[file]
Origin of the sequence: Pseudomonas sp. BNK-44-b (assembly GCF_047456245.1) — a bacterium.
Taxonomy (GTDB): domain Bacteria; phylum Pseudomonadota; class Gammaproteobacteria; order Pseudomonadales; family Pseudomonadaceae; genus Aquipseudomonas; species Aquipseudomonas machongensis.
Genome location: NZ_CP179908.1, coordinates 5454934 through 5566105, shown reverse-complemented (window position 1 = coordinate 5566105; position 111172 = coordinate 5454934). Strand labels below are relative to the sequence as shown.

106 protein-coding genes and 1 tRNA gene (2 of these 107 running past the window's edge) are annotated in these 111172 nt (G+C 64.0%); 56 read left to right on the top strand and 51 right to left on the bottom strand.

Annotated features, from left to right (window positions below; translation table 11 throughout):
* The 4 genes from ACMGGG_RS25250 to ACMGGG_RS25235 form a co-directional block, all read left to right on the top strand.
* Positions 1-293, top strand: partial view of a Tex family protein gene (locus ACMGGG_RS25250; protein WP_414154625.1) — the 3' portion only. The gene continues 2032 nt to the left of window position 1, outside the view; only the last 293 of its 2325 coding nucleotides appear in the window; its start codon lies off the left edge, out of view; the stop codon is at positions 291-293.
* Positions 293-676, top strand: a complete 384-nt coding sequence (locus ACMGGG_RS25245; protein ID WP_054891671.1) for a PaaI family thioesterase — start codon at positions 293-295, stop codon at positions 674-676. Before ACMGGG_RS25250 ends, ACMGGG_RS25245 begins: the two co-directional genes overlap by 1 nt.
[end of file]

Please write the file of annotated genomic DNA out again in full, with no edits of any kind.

Origin of the sequence: Pseudomonas sp. BNK-44-b (assembly GCF_047456245.1) — a bacterium.
Taxonomy (GTDB): domain Bacteria; phylum Pseudomonadota; class Gammaproteobacteria; order Pseudomonadales; family Pseudomonadaceae; genus Aquipseudomonas; species Aquipseudomonas machongensis.
Genome location: NZ_CP179908.1, coordinates 5454934 through 5566105, shown reverse-complemented (window position 1 = coordinate 5566105; position 111172 = coordinate 5454934). Strand labels below are relative to the sequence as shown.

106 protein-coding genes and 1 tRNA gene (2 of these 107 running past the window's edge) are annotated in these 111172 nt (G+C 64.0%); 56 read left to right on the top strand and 51 right to left on the bottom strand.

Annotated features, from left to right (window positions below; translation table 11 throughout):
* The 4 genes from ACMGGG_RS25250 to ACMGGG_RS25235 form a co-directional block, all read left to right on the top strand.
* Positions 1-293, top strand: partial view of a Tex family protein gene (locus ACMGGG_RS25250; protein WP_414154625.1) — the 3' portion only. The gene continues 2032 nt to the left of window position 1, outside the view; only the last 293 of its 2325 coding nucleotides appear in the window; its start codon lies off the left edge, out of view; the stop codon is at positions 291-293.
* Positions 293-676, top strand: a complete 384-nt coding sequence (locus ACMGGG_RS25245; protein ID WP_054891671.1) for a PaaI family thioesterase — start codon at positions 293-295, stop codon at positions 674-676. Before ACMGGG_RS25250 ends, ACMGGG_RS25245 begins: the two co-directional genes overlap by 1 nt.